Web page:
Sweden - Electric power consumption (kWh per capita)

The value for Electric power consumption (kWh per capita) in Sweden was 13,480 as of 2014. As the graph below shows, over the past 54 years this indicator reached a maximum value of 16,021 in 2001 and a minimum value of 4,002 in 1960.

Definition: Electric power consumption measures the production of power plants and combined heat and power plants less transmission, distribution, and transformation losses and own use by heat and power plants.

Source: IEA Statistics © OECD/IEA 2014 (http://www.iea.org/stats/index.asp), subject to https://www.iea.org/t&c/termsandconditions/

See also:

Year Value
1960 4,002
1961 4,355
1962 4,614
1963 4,729
1964 5,189
1965 5,521
1966 5,632
1967 6,018
1968 6,513
1969 7,018
1970 7,316
1971 7,674
1972 8,132
1973 8,745
1974 8,786
1975 9,052
1976 9,752
1977 9,828
1978 10,143
1979 10,694
1980 10,703
1981 11,112
1982 11,440
1983 12,609
1984 13,693
1985 14,950
1986 14,858
1987 15,746
1988 15,896
1989 15,681
1990 15,836
1991 15,933
1992 15,544
1993 15,507
1994 15,291
1995 15,475
1996 15,434
1997 15,411
1998 15,522
1999 15,471
2000 15,682
2001 16,021
2002 15,709
2003 15,360
2004 15,421
2005 15,431
2006 15,263
2007 15,258
2008 14,869
2009 14,143
2010 14,934
2011 14,030
2012 14,290
2013 13,870
2014 13,480

Development Relevance: An economy's production and consumption of electricity are basic indicators of its size and level of development. Although a few countries export electric power, most production is for domestic consumption. Expanding the supply of electricity to meet the growing demand of increasingly urbanized and industrialized economies without incurring unacceptable social, economic, and environmental costs is one of the great challenges facing developing countries. Modern societies are becoming increasing dependent on reliable and secure electricity supplies to underpin economic growth and community prosperity. This reliance is set to grow as more efficient and less carbon intensive forms of power are developed and deployed to help decarbonize economies. Maintaining reliable and secure electricity services while seeking to rapidly decarbonize power systems is a key challenge for countries throughout the world. In developing economies growth in energy use is closely related to growth in the modern sectors - industry, motorized transport, and urban areas - but energy use also reflects climatic, geographic, and economic factors (such as the relative price of energy). Energy use has been growing rapidly in low- and middle-income economies, but high-income economies still use almost five times as much energy on a per capita basis. Governments in many countries are increasingly aware of the urgent need to make better use of the world's energy resources. Improved energy efficiency is often the most economic and readily available means of improving energy security and reducing greenhouse gas emissions.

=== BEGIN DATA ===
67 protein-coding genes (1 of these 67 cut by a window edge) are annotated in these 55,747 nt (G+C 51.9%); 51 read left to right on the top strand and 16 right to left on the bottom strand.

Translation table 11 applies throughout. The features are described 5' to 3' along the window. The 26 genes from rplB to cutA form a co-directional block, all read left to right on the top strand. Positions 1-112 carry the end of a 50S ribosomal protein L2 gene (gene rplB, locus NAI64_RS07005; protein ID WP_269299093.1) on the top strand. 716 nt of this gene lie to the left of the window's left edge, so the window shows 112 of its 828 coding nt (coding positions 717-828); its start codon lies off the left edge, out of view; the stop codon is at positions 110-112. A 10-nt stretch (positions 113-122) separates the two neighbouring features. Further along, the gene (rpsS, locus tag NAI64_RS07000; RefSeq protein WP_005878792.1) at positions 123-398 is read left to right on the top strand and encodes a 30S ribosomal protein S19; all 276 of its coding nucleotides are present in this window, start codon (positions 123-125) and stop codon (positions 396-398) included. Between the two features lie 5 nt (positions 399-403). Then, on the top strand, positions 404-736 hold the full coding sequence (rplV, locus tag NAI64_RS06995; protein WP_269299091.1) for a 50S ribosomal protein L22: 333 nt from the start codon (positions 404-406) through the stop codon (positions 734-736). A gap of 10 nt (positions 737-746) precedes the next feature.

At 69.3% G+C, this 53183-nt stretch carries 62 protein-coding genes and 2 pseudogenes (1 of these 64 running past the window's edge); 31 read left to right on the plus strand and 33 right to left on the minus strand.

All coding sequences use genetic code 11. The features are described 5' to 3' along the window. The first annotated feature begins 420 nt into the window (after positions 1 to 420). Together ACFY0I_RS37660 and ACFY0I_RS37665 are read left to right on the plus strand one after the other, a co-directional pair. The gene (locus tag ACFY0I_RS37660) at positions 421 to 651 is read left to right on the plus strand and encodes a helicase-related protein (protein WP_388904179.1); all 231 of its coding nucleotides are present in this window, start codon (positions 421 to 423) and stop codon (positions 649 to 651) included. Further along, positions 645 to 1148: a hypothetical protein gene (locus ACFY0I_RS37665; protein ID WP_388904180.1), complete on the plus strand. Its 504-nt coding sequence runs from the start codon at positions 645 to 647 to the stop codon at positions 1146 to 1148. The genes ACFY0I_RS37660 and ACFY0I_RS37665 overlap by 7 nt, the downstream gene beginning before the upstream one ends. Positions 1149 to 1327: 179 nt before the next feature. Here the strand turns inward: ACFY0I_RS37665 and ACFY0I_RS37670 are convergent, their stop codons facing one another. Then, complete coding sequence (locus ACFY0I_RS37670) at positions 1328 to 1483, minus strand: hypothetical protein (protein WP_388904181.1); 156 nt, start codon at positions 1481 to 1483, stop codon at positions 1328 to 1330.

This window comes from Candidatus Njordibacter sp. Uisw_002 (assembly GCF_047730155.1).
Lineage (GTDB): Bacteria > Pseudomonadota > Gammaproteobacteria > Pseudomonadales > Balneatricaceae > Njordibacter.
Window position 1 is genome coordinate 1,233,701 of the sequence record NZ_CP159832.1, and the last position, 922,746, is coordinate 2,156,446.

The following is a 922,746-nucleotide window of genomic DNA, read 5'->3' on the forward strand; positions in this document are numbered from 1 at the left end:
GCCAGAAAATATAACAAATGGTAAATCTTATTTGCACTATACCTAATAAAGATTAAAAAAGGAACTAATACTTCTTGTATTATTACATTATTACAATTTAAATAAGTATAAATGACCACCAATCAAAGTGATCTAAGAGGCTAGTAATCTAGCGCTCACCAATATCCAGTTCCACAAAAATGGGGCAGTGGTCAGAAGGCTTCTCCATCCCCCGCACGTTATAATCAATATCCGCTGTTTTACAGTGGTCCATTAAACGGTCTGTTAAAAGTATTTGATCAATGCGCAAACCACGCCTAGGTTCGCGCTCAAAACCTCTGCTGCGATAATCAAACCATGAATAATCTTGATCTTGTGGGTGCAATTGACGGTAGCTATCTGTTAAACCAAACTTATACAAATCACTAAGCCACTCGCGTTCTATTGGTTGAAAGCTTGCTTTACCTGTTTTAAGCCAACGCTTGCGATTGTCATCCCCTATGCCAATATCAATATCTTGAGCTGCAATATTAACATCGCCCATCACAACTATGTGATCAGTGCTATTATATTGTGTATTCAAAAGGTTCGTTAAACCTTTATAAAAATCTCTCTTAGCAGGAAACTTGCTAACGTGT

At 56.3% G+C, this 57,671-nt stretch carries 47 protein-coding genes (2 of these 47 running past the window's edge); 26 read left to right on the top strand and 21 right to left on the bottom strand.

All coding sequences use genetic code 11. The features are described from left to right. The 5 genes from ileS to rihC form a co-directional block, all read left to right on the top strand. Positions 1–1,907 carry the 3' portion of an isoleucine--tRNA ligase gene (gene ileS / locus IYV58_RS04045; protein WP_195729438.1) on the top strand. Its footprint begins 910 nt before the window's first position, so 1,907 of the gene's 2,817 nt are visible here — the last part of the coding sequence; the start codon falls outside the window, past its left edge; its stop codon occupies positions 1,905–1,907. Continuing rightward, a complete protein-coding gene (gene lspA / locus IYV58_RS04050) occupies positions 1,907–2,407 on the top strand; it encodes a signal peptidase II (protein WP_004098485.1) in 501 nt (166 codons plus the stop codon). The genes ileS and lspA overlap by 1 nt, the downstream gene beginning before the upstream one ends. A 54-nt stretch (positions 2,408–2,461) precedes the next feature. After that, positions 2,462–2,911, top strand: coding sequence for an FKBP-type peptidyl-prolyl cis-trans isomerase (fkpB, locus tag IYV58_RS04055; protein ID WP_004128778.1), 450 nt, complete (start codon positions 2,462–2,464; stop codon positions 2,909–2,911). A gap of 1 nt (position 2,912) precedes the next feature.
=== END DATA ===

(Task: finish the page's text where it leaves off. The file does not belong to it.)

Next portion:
Limitations and Exceptions: Data on electric power production and consumption are collected from national energy agencies by the International Energy Agency (IEA) and adjusted by the IEA to meet international definitions. Data are reported as net consumption as opposed to gross consumption. Net consumption excludes the energy consumed by the generating units. For all countries except the United States, total electric power consumption is equal total net electricity generation plus electricity imports minus electricity exports minus electricity distribution losses. The IEA makes these estimates in consultation with national statistical offices, oil companies, electric utilities, and national energy experts. The IEA occasionally revises its time series to reflect political changes, and energy statistics undergo continual changes in coverage or methodology as more detailed energy accounts become available. Breaks in series are therefore unavoidable.

Statistical Concept and Methodology: Electric power consumption per capita (kWh ) is the production of power plants and combined heat and power plants less transmission, distribution, and transformation losses and own use by heat and power plants, divided by midyear population. Energy data are compiled by the International Energy Agency (IEA). IEA data for economies that are not members of the Organisation for Economic Co-operation and Development (OECD) are based on national energy data adjusted to conform to annual questionnaires completed by OECD member governments. Electricity consumption is equivalent to production less power plants' own use and transmission, distribution, and transformation losses less exports plus imports. It includes consumption by auxiliary stations, losses in transformers that are considered integral parts of those stations, and electricity produced by pumping installations. Where data are available, it covers electricity generated by primary sources of energy - coal, oil, gas, nuclear, hydro, geothermal, wind, tide and wave, and combustible renewables. Neither production nor consumption data capture the reliability of supplies, including breakdowns, load factors, and frequency of outages.

Aggregation method: Weighted average

Periodicity: Annual

General Comments: Restricted use: Please contact the International Energy Agency for third-party use of these data.


Topic: Environment Indicators

Sub-Topic: Energy production & use